Lesion size, elevated morphology, and non or closed-type atrophy are predictive factors for gastric adenocarcinoma of the fundic gland type rather than oxyntic gland adenoma
• We revealed the differences in clinical features between oxyntic gland adenoma and gastric adenocarcinoma of the fundic gland type.
What is known and what is new?
• There is no prediction model for differentiating oxyntic gland neoplasms confined to the mucosa from tumors invading the submucosa.
• Lesion size ≥5 mm, elevated morphology, and non- or closed-type atrophy are predictive factors for gastric adenocarcinoma of the fundic gland type.
What is the implication, and what should change now?
• Our predictive model will serve as a practical guide for the management of oxyntic gland neoplasms.
The first case of gastric adenocarcinoma of the fundic gland type (GA-FG) was reported in 2007 as a well-differentiated adenocarcinoma occurring in the cardia of the remnant stomach (1). Subsequently, several researchers collected similar cases and proposed a new concept of disease entities (2-12). Currently, oxyntic gland neoplasms confined to the mucosal layer (T1a) are classified as oxyntic gland adenomas, and oxyntic gland neoplasms with submucosal invasion (T1b) are defined as GA-FG (13). Compared with conventional gastric cancers, oxyntic gland adenoma and GA-FG have unique clinicopathological features, including frequent development in Helicobacter pylori (H. pylori) infection-negative patients and endoscopic appearance of subepithelial lesion-like morphology with superficial vascular dilatation (14). Additionally, a higher prevalence of submucosal invasion is well-known in this disease as well (13). However, to the best of our knowledge, there is no prediction model for differentiating tumors confined to the mucosa (i.e., oxyntic gland adenoma) from tumors invading the submucosa (i.e., GA-FG). Therefore, in the current study, we analyzed the differences in features between oxyntic gland adenomas and GA-FG. We present the following article in accordance with the STROBE reporting checklist (available at https://jgo.amegroups.com/article/view/10.21037/jgo-22-870/rc).
This study is a subgroup analysis of our recently published article reporting the clinicopathologic features of 165 patients with 180 oxyntic gland adenomas and GA-FG lesions (15). We excluded 24 patients for whom H. pylori infection status was not available. We further excluded five patients in whom the depth of invasion was not available because the tumor was not resected. Finally, 136 patients with 150 oxyntic gland adenomas and GA-FG lesions were enrolled in this study.
Histological diagnoses were based on endoscopic biopsy, endoscopic mucosal resection, endoscopic submucosal dissection, or surgical resection (14,15). We compared the patient’s sex, age at diagnosis, H. pylori infection status, lesion size, location, morphology, and other endoscopic features between oxyntic gland adenoma and GA-FG. The morphology of the neoplastic lesions was classified according to the Japanese Classification of Gastric Carcinoma (16). In the current study, we defined an “elevated lesion” as a tumor with 0–I (polypoid-protruding tumors), 0–IIa (slightly elevated superficial tumors), or 0–IIa+IIc morphology (slightly elevated superficial tumors with slightly depressed area). H. pylori infection status was classified as active gastritis (patients with current H. pylori infection), inactive gastritis (patients with past infection), or uninfected (H. pylori-uninfected patients).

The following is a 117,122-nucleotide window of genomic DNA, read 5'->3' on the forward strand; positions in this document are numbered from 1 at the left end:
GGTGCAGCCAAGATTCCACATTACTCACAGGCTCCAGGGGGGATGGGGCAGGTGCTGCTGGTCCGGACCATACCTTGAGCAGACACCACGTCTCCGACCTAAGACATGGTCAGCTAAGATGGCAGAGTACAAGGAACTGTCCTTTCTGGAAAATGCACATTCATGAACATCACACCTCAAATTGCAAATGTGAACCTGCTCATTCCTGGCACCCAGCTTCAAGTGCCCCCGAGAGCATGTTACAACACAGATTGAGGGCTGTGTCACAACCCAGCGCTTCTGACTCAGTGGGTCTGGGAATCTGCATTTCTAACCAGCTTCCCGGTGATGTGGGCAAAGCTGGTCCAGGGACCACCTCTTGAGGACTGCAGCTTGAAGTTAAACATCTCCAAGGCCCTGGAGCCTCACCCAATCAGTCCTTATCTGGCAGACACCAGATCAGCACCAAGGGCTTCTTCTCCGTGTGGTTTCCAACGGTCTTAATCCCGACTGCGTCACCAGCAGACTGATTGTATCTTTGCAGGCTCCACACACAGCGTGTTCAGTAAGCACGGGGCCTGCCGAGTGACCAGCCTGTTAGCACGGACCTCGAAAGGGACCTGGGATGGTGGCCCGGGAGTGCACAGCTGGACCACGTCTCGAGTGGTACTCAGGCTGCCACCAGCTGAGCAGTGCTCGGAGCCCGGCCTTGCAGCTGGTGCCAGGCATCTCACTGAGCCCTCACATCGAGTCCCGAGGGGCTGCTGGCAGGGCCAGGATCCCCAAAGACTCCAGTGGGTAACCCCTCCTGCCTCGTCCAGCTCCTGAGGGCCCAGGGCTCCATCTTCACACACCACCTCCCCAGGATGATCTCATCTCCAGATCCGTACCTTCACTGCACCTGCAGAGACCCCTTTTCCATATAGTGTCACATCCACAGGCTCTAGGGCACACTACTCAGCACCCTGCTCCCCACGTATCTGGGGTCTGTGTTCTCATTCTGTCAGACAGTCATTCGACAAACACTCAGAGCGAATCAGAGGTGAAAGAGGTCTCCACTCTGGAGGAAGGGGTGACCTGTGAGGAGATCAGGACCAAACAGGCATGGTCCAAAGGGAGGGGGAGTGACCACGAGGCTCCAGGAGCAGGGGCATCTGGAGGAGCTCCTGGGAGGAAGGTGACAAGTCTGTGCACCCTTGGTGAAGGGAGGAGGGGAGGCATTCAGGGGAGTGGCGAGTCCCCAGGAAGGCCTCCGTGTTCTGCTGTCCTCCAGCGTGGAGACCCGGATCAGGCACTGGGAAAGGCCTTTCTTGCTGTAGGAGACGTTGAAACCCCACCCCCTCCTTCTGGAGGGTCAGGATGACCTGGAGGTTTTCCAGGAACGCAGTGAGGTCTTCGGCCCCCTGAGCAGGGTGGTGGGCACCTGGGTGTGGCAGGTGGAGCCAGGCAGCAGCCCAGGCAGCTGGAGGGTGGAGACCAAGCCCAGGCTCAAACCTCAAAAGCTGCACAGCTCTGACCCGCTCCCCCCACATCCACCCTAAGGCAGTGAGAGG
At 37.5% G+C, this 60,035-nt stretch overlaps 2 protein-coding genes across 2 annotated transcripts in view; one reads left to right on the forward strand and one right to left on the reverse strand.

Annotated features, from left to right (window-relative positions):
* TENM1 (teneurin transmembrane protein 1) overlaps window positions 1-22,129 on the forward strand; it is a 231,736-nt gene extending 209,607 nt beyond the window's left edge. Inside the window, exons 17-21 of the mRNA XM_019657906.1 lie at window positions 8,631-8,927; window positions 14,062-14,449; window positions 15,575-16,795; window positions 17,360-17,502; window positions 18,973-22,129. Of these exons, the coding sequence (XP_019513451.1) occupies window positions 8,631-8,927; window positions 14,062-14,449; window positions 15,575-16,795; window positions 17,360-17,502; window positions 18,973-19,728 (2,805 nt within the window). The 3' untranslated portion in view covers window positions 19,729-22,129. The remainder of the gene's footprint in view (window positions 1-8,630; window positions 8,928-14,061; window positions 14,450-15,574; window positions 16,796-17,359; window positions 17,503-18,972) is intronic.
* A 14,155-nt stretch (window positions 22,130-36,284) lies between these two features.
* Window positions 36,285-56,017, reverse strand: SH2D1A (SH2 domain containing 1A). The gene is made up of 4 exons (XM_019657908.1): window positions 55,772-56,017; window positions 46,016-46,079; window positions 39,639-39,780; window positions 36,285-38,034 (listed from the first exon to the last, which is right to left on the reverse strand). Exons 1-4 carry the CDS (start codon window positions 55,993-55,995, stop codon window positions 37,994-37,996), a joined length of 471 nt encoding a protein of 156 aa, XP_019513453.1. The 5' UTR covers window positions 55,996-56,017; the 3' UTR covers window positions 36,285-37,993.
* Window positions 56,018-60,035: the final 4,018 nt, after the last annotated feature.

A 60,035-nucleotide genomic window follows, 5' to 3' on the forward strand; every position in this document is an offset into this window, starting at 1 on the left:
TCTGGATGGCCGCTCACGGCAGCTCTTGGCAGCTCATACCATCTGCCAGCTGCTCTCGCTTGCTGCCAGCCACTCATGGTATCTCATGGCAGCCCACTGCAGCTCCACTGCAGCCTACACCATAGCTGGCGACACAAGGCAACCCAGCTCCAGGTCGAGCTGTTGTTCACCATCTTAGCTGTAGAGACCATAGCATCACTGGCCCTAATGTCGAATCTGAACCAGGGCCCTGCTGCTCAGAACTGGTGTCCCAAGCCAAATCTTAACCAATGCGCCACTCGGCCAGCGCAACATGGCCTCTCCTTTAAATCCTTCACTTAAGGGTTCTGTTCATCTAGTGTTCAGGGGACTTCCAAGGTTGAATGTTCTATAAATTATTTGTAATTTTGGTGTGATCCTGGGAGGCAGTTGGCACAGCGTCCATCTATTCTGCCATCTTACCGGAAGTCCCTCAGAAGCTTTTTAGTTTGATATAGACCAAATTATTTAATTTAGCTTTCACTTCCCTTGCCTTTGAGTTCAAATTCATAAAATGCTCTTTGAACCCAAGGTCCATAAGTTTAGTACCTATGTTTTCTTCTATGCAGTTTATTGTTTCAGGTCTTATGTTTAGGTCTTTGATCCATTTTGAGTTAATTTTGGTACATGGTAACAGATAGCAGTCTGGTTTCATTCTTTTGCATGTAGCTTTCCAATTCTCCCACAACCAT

This study was conducted in accordance with the Declaration of Helsinki (as revised in 2013) and was approved by the ethics committees of Okayama University Hospital (No. 2107-011) and other participating institutions. The requirement for written informed consent was waived because of the observational, noninterventional, and retrospective study design. All investigations were performed in accordance with relevant guidelines and regulations.
For univariate analysis, variables were analyzed by using a t-test, chi-square test or Fisher’s exact test. Factors exhibiting significant values in the univariate analysis were further analyzed by multivariate analysis using logistic regression analysis. Statistical analyses were performed by JMP Pro 14.0.0 software (SAS Institute, Cary, NC, USA), and P<0.05 was considered significant.
Eight patients had two lesions: one patient had two oxyntic gland adenomas, four patients had two GA-FGs, and the remaining three patients had one oxyntic gland adenoma and one GA-FG. Additionally, two patients had four lesions: one patient had four oxyntic gland adenomas, and the other patient had three oxyntic gland adenomas and one GA-FG lesion. The current study included a total of 136 patients with 150 oxyntic gland adenomas and GA-FG lesions (Figure 1). Representative endoscopic images of GA-FG and oxyntic gland adenoma are shown in Figures 2,3.